Take You To Learn About Funeral Rituals In 3 Minutes

Mar 10, 2021

1.American traditional funeral


At most American funerals, the family members of the deceased will issue a death announcement, telling relatives and friends of the deceased’s personal information, and the time and date of the funeral. In church service, the pastor will give a speech, and then the deceased is usually praised by friends and family. Family or friends walked to the front of the crowd and talked about the life of the deceased and how the deceased affected their lives. Then there will be a parade. The parade usually uses caravans modified from private cars and trucks that follow hearses, carrying the coffins and remains of the dead.

In the cemetery, there is another small ceremony where the dead will be blessed by the clergy. Then allow friends and family to say goodbye to the dead. The family and friends of the deceased saw their relatives for the last time and said goodbye. The first to say goodbye is the brothers and sisters, then the spouse, then the parents and children, and finally the friends of the deceased.

There is an American tradition of picking up a handful of soil and throwing it on the coffin as a way of saying goodbye to the dead. Then, the family gathers at home or in a restaurant to have dinner with the guests. Most American cultures have adopted this traditional American funeral ceremony.

The United States has a special funeral contractor's association guaranteeing supervision of this industry.

With the rise of the funeral industry, coffin manufacturers have also begun to emerge in the industry. Previously, coffins were made of wood, but now people can pre-purchase their own coffins or those of their loved ones. Modern people have begun to choose materials other than wood. The most common material choices are metal and steel.

Americans regard the tomb as one of their property like houses and vehicles. You can keep it for your own use, or you can buy and sell it. There are brokers in each cemetery, who are responsible for the selection of tombs by customers. The cemetery varies in size, and the larger one has a radius of one thousand acres, so the agent needs to drive the car to take customers around the base, introducing the tomb for sale and the surrounding scenery and topography. The cemetery has a tomb for burial coffins, a tomb for the burial of ashes, and niches for storing ashes. Customers can buy them. The installment contract of some cemeteries stipulates that if the buyer dies before the final payment is paid, he can be buried in the cave, and the remaining payment is allowed to be waived.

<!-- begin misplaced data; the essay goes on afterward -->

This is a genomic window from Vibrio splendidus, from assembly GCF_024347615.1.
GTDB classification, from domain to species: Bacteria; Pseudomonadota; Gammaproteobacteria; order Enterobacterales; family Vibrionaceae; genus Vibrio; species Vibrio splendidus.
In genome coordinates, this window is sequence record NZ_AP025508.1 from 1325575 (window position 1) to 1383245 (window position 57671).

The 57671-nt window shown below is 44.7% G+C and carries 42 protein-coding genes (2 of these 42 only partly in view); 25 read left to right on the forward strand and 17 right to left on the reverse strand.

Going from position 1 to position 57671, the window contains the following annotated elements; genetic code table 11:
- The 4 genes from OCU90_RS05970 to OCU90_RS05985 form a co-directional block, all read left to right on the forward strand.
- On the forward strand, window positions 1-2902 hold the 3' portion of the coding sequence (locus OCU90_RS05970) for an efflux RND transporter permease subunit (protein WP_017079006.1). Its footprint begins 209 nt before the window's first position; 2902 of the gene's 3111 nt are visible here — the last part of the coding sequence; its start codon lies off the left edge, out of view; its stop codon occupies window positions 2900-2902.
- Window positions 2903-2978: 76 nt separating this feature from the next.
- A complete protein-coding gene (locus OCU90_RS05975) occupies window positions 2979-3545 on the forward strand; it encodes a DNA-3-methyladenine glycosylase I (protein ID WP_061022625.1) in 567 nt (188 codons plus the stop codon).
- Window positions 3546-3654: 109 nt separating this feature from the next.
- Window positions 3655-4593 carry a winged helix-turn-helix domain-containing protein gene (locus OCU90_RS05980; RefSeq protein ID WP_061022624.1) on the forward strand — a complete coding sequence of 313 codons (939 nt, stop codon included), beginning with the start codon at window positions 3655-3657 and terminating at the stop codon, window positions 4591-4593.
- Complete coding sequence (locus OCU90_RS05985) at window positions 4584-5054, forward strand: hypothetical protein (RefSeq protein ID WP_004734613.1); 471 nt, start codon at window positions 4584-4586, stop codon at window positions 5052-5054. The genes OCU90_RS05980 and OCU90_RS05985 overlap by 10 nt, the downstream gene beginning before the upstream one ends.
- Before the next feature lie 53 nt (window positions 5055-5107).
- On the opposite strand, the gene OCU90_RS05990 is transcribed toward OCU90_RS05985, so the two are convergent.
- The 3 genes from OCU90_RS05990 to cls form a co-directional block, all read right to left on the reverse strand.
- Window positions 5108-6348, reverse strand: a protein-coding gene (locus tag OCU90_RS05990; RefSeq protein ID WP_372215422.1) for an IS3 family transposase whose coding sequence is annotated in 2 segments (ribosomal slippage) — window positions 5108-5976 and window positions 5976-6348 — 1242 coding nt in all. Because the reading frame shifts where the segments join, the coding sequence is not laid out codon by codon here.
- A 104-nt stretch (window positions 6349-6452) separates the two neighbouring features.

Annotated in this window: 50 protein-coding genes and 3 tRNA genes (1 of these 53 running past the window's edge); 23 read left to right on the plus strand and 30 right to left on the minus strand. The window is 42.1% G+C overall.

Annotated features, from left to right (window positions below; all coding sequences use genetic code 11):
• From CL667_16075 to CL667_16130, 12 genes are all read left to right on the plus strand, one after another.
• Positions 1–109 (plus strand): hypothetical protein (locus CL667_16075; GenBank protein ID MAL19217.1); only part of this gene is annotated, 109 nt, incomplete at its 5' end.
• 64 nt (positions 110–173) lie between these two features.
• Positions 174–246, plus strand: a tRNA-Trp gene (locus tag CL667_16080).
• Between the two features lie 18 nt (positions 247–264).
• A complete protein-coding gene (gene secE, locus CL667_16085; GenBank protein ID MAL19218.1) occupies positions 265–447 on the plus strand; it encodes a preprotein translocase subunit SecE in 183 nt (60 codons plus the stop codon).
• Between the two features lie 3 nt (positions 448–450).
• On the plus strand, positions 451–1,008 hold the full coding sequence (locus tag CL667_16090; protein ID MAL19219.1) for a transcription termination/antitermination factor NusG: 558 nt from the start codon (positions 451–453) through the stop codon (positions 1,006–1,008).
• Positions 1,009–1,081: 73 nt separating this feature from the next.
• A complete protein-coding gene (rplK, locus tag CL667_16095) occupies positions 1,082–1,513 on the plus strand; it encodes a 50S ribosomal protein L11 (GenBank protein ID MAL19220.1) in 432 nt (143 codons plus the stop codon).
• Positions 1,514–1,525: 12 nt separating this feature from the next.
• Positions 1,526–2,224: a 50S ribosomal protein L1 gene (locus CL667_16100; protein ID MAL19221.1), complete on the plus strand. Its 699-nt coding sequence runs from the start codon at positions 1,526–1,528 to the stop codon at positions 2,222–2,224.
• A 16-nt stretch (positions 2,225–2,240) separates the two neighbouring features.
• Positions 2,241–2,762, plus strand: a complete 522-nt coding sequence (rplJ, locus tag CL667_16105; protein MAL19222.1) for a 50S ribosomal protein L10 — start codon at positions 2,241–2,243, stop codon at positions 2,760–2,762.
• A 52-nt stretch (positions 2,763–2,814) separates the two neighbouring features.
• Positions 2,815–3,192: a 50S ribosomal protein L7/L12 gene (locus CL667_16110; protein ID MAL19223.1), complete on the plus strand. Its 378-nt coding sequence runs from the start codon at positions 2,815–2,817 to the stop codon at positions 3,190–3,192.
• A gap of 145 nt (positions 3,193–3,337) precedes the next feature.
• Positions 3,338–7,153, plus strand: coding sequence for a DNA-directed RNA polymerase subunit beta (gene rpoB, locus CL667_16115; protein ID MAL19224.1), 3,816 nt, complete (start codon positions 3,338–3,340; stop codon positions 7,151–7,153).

It is worth mentioning that a friend told reporters an interesting story about the hearse parade she saw. The car used to transport the coffin in the United States is very special. The rear part of the low-rise RV is lengthened and it is very neatly packed. A police motorcycle cleared the way for the coffin truck, followed by a long string of convoys. Unknown people inside thought it was a big person who had funerals. In such big pomp, they are actually the most ordinary people. The people driving around gave way slowly, there were absolutely no impatience horns, and the whole atmosphere was very respectful and solemn. The relatives of the deceased should contact the police in advance, and the police will maintain the order of the convoy free of charge so that the deceased can enjoy the last preferential treatment of saying goodbye to the world.

In the United States, burial is still more popular. The cemeteries are mixed in residential and commercial areas. There are no graves. You can see only a small stone with flowers or beautiful small windmills on it. My friend explained that everyone has to end their life in the cemetery after all. The cemetery is the ideal neighbor, not noisy, and there are no strangers coming and going, how good! In community parks, you will always see words commemorating someone engraved on a marble stool, and the content is mostly the births and deaths of the deceased, and short blessings left by relatives.

In the United States today, dead people are still a big expense. Even the cheapest coffin costs $500. In addition, plastic surgery for the dead costs hundreds of dollars; the arrangement of the hearse costs hundreds of dollars, and the funeral host costs hundreds of dollars. The sum of these items is a considerable sum, even if cremation is not less than 1,000 dollars.

Although traditional funerals in religious forms have always been dominant in the United States, the trend of holding secular funerals has also appeared, especially the number of people who are cremated after funerals is increasing. According to statistics, in the past few years, the number of people cremated has increased from 6% to nearly 10%.

2. European countries have different funeral customs


France is a country with a long Catholic tradition, and its citizens are used to burial. The reason is simple: Catholicism believes in the "last judgment". After death, believers must lie quietly in the "resurrection valley", waiting to be judged by God for a final destination-whether to go to heaven or go to hell. If a person's body is cremated, he will not go to the Resurrection Valley, and he will lose the opportunity to go to heaven. Obviously, the Catholics who are not devout want to be cremated. Catholics refuse to be cremated, but prefer to directly "get into the soil." Therefore, cremation is not a common choice for people in France.